It’s not often that you see countries have a lack of workers available across the nation, but it is the problem that Denmark has on its hands right now. An article from the New York Times outlines what the Danes are dealing with currently, but they simply don’t have enough skilled workers available to fill the jobs they need. The unemployment rate is at 4.3%, and has recovered extremely fast after the recession that hit across Europe. If the unemployment rate goes any lower, the country could run into inflation problems. The NYT notes that this has occurred before:
During an economic boom a decade ago, joblessness fell as low as 2.4 percent, igniting an unsustainable spiral of higher wages and prices that the government desperately wants to avoid today.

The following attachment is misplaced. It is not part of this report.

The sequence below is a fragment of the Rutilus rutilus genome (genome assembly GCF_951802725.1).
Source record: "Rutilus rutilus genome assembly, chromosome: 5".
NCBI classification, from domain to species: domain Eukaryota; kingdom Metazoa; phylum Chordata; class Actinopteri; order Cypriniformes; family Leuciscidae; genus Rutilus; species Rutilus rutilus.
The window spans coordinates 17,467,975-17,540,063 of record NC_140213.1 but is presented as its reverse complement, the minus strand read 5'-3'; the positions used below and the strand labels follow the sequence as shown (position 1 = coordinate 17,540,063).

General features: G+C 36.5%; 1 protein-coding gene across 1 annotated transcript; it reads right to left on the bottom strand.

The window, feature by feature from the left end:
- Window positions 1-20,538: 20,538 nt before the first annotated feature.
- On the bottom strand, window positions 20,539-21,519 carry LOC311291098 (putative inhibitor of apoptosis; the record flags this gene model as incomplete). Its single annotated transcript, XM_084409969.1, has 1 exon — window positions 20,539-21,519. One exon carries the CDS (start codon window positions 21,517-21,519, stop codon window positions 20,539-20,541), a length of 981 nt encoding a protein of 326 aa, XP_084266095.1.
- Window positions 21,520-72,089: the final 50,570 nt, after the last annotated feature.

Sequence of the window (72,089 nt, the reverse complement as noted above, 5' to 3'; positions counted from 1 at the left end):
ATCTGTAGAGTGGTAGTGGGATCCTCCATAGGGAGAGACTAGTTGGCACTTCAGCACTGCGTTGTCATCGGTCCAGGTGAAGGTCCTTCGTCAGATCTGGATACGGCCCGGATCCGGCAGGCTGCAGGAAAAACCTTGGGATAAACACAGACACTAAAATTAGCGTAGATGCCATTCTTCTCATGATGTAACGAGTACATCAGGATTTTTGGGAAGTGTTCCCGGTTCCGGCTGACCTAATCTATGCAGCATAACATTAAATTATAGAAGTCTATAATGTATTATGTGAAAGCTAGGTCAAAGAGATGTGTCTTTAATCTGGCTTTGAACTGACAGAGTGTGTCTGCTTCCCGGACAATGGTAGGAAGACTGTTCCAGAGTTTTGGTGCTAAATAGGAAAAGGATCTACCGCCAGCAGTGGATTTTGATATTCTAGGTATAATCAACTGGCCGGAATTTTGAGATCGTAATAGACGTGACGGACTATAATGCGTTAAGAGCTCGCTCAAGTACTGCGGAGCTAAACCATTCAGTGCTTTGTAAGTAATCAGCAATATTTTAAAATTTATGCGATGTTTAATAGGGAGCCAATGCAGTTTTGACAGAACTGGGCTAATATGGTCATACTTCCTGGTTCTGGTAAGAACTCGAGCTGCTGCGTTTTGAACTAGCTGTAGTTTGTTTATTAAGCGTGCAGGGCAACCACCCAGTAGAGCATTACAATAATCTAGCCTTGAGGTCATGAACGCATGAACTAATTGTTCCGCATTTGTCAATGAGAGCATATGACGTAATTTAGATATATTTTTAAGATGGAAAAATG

The NYT also notes that the growth overall in GDP is at 1.2%. Very solid but could come crashing down if there are not more workers hired soon. How can employers solve this problem?
It’s been suggested that refugees could potentially fill the void, but they are not highly skilled enough to take the jobs that need to be filled. Now, some employers have started to look outside of the country. From the NYT:
a technology-based education company in downtown Copenhagen that digitizes learning materials for national education systems, opened a satellite office in Ukraine, hiring around 20 programmers.